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* Re: List of Known Issues for a particular release
@ 2019-07-12 20:44 Mark T. Ortell
  0 siblings, 0 replies; 4+ messages in thread
From: Mark T. Ortell @ 2019-07-12 20:44 UTC (permalink / raw)
  To: Elijah Newren; +Cc: git

> test_expect_failure (as well as other helper functions in the test 
> harness library, such as test_expect_success, test_must_fail, 
> test_might_fail, etc.) are explained in t/README.  By its definition, 
> it technically satisfies "list of known issues" as you asked for.
> However, most software products that publish a list of known issues 
> has probably curated problems that users are likely to see or be 
> curious about, and which they want to inform users of both to reduce
>  support load and help users avoid problems.

Perfect, that answers my question. 

> This list is not curated in any such way.  It's just a list of issues 
> developers thought to document for themselves and/or other developers.
> It is thus way different than what you might want:
> 
> (1) There is evidence that some have used it for "In an ideal world, 
> this thing should support this feature too in which case I'd expect it 
> to behave a certain way that it doesn't yet."  The line between 
> feature (what works is fine but we could make it better) and bug (it's 
> not really correct if it doesn't do it this way) gets really blurry at 
> times, and you'd pick a much different tradeoff in communication 
> between developers than you would in communication from developers to 
> users; with other developers you spend a lot more time talking about 
> internals and goals and direction we'd like to move the software in.
> 
> (2) Also, some of these "known breakages" could be in corner cases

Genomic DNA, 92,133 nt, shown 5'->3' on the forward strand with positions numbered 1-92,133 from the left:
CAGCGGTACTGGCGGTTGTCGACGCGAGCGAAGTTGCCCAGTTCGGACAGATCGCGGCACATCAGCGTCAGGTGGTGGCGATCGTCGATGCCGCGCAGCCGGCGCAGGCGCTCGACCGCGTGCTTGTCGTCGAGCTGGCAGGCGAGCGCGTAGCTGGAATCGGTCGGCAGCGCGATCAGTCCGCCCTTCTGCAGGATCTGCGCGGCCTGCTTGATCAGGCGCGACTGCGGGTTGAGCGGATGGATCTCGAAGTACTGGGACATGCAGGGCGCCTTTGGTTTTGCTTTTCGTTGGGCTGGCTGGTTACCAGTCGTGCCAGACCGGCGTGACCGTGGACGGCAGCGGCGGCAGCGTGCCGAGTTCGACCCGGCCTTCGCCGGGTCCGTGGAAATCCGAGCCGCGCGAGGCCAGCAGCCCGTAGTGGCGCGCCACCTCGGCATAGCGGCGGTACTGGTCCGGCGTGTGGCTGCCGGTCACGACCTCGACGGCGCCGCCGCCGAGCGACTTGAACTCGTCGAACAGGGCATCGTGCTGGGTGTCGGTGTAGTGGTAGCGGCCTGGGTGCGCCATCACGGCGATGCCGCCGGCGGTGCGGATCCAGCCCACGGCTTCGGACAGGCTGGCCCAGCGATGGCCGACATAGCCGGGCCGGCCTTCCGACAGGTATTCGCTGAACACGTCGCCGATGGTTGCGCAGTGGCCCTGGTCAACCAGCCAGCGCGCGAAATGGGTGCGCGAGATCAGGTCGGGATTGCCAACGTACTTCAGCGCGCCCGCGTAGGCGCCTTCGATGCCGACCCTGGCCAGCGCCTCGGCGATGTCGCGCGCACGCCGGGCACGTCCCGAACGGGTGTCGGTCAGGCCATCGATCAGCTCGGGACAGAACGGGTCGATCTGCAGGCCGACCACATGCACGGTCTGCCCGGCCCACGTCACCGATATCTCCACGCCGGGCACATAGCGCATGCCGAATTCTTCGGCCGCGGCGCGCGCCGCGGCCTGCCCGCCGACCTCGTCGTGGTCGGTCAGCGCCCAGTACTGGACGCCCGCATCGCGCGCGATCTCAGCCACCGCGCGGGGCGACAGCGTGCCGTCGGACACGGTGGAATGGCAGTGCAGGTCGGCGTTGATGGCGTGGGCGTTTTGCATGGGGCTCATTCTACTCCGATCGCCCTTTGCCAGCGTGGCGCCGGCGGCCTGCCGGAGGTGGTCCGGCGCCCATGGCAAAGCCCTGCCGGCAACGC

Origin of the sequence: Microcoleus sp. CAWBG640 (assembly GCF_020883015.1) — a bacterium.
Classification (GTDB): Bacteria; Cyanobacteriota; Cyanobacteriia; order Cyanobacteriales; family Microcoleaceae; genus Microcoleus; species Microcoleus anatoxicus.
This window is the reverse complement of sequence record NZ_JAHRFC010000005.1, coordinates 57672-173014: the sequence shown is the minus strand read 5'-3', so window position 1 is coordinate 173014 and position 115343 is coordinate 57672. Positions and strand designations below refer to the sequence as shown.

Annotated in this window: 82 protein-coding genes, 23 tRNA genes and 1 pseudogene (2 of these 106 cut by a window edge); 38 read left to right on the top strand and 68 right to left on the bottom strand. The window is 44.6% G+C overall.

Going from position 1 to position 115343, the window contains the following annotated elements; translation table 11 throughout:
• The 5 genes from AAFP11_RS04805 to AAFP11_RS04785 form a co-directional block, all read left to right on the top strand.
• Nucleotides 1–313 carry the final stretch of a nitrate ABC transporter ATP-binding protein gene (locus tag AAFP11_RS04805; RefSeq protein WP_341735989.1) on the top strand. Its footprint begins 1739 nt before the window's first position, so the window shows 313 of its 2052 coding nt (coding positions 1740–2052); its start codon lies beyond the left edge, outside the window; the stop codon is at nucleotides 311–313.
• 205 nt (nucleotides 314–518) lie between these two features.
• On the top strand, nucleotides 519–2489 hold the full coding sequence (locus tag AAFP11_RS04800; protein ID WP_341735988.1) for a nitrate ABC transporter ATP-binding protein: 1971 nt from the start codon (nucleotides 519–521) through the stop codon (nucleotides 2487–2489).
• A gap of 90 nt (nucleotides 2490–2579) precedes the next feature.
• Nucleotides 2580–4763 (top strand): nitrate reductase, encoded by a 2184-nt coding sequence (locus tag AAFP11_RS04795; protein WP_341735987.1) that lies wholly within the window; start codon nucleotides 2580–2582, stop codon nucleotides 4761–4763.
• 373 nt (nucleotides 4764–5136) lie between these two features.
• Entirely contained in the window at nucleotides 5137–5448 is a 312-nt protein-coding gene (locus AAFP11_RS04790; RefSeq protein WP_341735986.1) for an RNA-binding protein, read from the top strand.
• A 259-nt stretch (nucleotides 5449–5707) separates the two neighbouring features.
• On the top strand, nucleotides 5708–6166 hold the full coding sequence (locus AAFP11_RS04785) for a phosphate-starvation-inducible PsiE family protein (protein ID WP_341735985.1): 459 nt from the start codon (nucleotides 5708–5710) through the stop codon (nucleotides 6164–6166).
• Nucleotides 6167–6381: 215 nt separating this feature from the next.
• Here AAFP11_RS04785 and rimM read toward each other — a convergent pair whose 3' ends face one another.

> that are very unlikely to be hit be users, and perhaps not only likely 
> to be hit by individual users, but unlikely that anyone anywhere will 
> ever hit that error (some of the merge recursive tests I added might 
> fall into that category).
> 
> (3) There may also be cases where someone once thought that optimal 
> behavior would be a little different and that they were planning to 
> implement more features, and then later changed their mind but forgot 
> to clean up the testcases.
> 
> (4) ...and that's just a few off the top of my head.  I'm sure the 
> list has several other things that make it not quite match what you 
> want.

Thanks for the detailed clarification. This helps a lot. It may require a
bit of manual work sifting through these to see which could potentially
affect our use cases (very very unlikely any will, but that’s the due diligence
that is required for functional safety).

> As such, Brian's answer to your question elsewhere in this thread is 
> probably better than mine, but if by chance you are just being forced 
> to go through a box checking exercise and there's no reason for 
> needing these results other than that someone asked that they be 
> provided (I sometimes had to go through such exercises when I worked 
> at Sandia National Labs years ago), then technically the command I 
> gave you could be used to satisfy it.

Thanks Brian for your thoughts. We don't use much open source software
for our functional safety development (for this reason), so this is new 
territory for us. I think Elijah's information will get me most of the way there.